Holiday decorations may be something to sneeze at

As you begin pulling down the holiday decorations from the attic this season, doctors at UT Southwestern Medical Center have some tips for cutting down allergy risks.

“Carrying items down from dusty attics or pulling them from garages and storage areas can stir up dust and molds,” says Dr. Rebecca Gruchalla, chief of allergy and immunology at UT Southwestern.

When selecting decorations, try avoiding fabric, which trap more dust than plastic, metal and glass items. But if you have fabric decorations, try washing them before putting them up.

If decorations appear dusty, take them outside and wipe them down before putting them up in your home. That can be particularly helpful with artificial trees, which can accumulate dust and mold in the branches.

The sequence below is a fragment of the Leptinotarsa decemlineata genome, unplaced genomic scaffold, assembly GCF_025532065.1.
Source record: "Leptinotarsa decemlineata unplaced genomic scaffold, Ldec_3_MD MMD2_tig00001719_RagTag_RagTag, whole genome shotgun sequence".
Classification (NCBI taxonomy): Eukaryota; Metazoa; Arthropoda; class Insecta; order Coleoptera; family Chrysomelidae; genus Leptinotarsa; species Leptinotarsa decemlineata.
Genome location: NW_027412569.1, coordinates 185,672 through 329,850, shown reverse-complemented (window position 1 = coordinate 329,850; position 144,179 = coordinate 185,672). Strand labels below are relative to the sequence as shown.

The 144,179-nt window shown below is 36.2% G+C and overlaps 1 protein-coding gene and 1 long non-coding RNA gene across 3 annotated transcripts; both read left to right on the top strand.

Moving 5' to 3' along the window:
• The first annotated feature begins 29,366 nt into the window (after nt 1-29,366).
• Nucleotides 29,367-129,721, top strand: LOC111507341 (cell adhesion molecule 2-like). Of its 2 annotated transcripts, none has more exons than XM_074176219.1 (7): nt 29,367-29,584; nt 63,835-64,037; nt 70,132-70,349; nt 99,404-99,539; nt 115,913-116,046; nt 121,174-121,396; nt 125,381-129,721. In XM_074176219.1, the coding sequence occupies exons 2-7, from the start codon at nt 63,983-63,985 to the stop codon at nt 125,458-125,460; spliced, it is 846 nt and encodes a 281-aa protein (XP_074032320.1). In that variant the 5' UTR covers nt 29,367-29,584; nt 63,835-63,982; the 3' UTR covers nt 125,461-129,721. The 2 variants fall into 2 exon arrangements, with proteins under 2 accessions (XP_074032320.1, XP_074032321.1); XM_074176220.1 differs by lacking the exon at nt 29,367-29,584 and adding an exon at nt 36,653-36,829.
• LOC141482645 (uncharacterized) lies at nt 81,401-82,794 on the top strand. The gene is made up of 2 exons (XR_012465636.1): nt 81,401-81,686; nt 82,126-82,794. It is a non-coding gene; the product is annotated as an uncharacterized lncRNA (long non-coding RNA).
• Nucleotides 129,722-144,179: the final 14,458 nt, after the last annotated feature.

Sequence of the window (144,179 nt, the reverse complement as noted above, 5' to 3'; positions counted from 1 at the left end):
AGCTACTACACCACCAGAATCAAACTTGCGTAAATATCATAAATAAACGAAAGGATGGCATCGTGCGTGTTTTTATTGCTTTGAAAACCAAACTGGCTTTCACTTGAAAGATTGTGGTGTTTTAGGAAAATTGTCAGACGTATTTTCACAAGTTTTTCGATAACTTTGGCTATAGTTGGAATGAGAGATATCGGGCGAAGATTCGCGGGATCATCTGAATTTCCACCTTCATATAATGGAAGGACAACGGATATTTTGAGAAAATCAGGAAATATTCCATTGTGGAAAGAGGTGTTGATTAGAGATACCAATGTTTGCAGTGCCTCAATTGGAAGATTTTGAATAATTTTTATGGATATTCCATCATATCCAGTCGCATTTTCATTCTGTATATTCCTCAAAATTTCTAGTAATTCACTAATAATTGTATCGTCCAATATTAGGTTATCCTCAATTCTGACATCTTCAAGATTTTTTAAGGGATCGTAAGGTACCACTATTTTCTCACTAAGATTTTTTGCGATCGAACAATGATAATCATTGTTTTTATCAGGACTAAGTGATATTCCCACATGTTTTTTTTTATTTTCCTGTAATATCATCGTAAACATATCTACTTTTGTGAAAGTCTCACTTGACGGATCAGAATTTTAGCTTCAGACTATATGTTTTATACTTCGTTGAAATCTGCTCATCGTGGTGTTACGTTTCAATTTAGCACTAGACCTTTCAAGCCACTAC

Also, about one in every 10 people is allergic to mountain cedar pollen, and these trees release their pollen just at the time you’d be bringing them indoors to decorate. Fortunately, this is only a risk for those who like to go out into the wild and cut their own trees. The Scotch pines and Douglas firs available at most Christmas tree lots or cut-it-yourself tree farms don’t pollinate during the winter.

Other things that may exacerbate symptoms in people with asthma and allergies during the holiday season include scented candles, wood stored for fireplaces and even the smoke from fires. If traveling during the holidays, consider taking your own pillow with a dust-mite-proof encasement.

Visit to learn more about clinical services for allergies at UT Southwestern.

Media Contact: Kristen Holland Shear

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